Caxtoniana: A Series of Essays on Life, Literature, and Manners, Volumes 1-2

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Bernhard Tauchnitz, 1864 - 653 páginas
 

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Página 156 - First, I commend my soul into the hands of God my creator, hoping, and assuredly believing, through the only merits of Jesus Christ my Saviour, to be made partaker of life everlasting; and my body to the earth whereof it is made.
Página 277 - READING without purpose is sauntering, not exercise. More is got from one book on which the thought settles for a definite end in knowledge, than from libraries skimmed over by a wandering eye. A cottage flower gives honey to the bee, a king's garden none to the butterfly.
Página 169 - Brown-complexioned people in their youth are seldom plump. And does not his wavering melancholy, his soft lamenting, his irresolute activity, accord with such a figure? From a dark-haired young man you would look for more decision and impetuosity.
Página 146 - To be read by bare inscriptions like many in Gruter, to hope for eternity by enigmatical epithets or first letters of our names, to be studied by antiquaries who we were, and have new names given us like many of the mummies, are cold consolations unto the students of perpetuity, even by everlasting languages.
Página 212 - Fourthly, your lordship should never be without some particulars afoot, which you should seem to pursue with earnestness and affection ; and then let them fall, upon taking knowledge of her majesty's opposition and dislike.
Página 264 - But this was too near the truth to be admitted, and so we took our present grave motto from Publius Syrus, of whom none of us had, I am sure, ever read a single line; and so began what has since turned out to be a very important and able journal.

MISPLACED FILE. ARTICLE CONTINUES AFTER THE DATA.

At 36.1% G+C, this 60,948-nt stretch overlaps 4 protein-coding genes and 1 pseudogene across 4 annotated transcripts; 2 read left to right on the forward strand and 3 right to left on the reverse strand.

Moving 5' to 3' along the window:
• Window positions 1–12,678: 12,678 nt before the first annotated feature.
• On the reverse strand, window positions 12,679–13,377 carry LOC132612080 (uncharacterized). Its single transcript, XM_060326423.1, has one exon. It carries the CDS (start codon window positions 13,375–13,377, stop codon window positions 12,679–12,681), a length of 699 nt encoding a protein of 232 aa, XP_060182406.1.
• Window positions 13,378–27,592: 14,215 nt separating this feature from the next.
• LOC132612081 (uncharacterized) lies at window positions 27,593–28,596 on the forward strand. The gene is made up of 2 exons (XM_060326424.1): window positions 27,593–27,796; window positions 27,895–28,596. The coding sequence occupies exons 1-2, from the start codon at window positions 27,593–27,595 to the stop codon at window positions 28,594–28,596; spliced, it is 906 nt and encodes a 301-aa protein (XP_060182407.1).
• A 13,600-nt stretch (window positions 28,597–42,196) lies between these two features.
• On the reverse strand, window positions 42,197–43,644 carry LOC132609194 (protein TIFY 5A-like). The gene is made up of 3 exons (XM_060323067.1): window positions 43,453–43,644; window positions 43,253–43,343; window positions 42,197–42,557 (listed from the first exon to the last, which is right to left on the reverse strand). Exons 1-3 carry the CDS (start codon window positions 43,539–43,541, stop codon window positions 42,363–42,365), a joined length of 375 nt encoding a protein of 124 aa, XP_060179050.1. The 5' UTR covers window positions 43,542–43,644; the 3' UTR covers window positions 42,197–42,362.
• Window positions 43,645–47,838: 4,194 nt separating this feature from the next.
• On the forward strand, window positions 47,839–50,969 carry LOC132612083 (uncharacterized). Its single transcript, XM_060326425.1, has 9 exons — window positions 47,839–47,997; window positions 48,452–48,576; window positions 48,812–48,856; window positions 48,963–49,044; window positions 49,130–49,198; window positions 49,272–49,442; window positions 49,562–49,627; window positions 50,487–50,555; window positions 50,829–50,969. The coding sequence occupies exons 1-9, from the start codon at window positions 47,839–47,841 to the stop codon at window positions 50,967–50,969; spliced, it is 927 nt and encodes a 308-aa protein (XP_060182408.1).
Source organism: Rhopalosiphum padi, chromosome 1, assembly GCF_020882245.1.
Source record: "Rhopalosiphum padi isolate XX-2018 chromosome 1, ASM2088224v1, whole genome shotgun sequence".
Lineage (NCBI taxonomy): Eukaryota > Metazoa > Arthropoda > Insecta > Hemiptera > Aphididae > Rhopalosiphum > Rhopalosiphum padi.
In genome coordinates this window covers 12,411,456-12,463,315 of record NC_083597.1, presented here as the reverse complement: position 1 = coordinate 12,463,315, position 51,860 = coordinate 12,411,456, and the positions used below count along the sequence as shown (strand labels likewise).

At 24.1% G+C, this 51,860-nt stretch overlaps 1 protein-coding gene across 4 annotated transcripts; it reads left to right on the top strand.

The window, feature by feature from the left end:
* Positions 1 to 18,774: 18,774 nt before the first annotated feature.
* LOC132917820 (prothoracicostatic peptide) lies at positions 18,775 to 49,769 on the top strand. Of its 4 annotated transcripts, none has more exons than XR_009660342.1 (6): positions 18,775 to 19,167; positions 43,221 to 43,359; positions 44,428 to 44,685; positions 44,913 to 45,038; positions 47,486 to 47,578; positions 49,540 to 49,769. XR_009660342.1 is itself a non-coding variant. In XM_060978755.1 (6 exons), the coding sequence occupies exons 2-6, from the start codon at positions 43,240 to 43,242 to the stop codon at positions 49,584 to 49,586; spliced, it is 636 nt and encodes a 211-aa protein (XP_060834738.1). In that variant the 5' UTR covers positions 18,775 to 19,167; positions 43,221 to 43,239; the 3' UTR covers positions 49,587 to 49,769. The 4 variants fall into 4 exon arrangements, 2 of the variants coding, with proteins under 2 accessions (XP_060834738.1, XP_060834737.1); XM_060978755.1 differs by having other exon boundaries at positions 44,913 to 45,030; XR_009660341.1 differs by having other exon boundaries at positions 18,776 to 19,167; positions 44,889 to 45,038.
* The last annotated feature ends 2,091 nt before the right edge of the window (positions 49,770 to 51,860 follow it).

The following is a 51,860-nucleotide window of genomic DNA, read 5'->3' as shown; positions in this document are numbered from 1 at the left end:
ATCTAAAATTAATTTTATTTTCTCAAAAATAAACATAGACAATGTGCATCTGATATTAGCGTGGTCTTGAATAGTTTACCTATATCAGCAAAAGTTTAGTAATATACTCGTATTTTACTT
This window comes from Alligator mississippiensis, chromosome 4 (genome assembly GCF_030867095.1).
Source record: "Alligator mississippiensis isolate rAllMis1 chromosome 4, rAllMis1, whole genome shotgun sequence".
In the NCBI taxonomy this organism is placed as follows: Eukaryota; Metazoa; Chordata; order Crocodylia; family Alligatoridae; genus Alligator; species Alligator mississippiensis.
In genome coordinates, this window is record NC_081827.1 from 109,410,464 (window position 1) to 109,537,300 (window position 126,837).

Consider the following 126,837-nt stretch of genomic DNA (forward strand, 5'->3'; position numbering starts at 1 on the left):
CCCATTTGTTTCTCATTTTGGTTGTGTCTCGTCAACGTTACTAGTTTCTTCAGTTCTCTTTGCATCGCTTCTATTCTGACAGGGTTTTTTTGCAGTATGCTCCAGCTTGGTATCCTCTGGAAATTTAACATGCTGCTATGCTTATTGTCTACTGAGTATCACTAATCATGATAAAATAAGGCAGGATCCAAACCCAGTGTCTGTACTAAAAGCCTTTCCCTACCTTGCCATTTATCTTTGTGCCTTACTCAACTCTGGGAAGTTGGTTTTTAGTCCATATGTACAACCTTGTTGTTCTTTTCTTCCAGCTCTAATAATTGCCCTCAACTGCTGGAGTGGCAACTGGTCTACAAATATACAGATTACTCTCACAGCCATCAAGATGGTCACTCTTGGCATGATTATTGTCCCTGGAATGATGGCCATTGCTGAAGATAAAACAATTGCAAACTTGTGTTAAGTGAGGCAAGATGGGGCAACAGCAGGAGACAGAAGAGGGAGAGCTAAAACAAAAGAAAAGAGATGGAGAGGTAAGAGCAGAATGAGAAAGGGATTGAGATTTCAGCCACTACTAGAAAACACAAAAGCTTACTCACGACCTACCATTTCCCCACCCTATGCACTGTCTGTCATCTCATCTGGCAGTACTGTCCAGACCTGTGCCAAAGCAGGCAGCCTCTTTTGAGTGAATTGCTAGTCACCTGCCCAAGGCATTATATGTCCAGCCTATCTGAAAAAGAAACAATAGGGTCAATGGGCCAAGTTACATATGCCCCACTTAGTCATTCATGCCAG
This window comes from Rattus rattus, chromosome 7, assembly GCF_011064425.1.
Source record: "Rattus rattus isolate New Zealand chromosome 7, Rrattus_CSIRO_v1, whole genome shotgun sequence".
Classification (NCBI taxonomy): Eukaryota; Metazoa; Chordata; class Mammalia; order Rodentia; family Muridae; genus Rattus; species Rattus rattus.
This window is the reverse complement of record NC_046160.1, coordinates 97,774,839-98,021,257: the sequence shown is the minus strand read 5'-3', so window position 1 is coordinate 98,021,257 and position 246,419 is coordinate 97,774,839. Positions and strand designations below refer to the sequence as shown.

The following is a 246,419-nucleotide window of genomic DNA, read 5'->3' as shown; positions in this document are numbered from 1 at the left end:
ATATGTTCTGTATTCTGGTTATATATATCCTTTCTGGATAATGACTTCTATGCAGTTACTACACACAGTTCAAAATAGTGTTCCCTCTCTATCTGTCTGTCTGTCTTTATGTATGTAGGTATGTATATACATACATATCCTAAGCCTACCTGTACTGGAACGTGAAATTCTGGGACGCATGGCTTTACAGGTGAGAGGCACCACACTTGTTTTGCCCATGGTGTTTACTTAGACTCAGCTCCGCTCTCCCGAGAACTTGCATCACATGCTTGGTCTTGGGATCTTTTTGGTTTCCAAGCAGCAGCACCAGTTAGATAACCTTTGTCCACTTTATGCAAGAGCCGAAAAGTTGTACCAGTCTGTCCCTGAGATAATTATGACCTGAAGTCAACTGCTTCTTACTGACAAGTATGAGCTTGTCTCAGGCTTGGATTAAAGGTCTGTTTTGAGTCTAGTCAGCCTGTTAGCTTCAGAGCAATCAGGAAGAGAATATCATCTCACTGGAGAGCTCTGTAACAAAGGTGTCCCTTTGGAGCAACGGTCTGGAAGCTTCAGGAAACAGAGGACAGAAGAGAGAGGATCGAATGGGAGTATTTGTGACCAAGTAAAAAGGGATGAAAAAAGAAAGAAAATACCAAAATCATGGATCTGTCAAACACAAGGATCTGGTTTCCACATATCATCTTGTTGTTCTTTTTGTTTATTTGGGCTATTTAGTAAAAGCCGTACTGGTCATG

Página 243 - He wore no girdle, cuffs, or band, so that his long hair and scanty short cassock made him look like the messenger of death. Each shoe might have served for an ordinary coffin. As for his chamber, there was not so much as a cobweb in it, the spiders being all starved to death. He put spells upon the mice, for fear they should gnaw some scraps of bread he treasured up. His bed was on the floor, and he always lay upon one side, from fear of wearing out the sheets ; in short, he was the superlative...
Página 148 - He left the name, at which the world grew pale, To point a moral, or adorn a tale.
Página 154 - So much the rather thou, celestial Light, Shine inward, and the mind through all her powers Irradiate ; there plant eyes, all mist from thence Purge and disperse, that I may see and tell Of things invisible to mortal sight.
Página 213 - I add one expedient more, stronger than all the rest; and, for mine own confident opinion, void of any prejudice or danger of diminution of your greatness ; and that is, the bringing in of some martial man to be of the Council ; dealing directly with her Majesty in it, as for her service and your better assistance ; choosing nevertheless some person that may be known not to come in against you by any former division. I judge the fittest to be my Lord Mouutjoy, or my Lord Willoughby.

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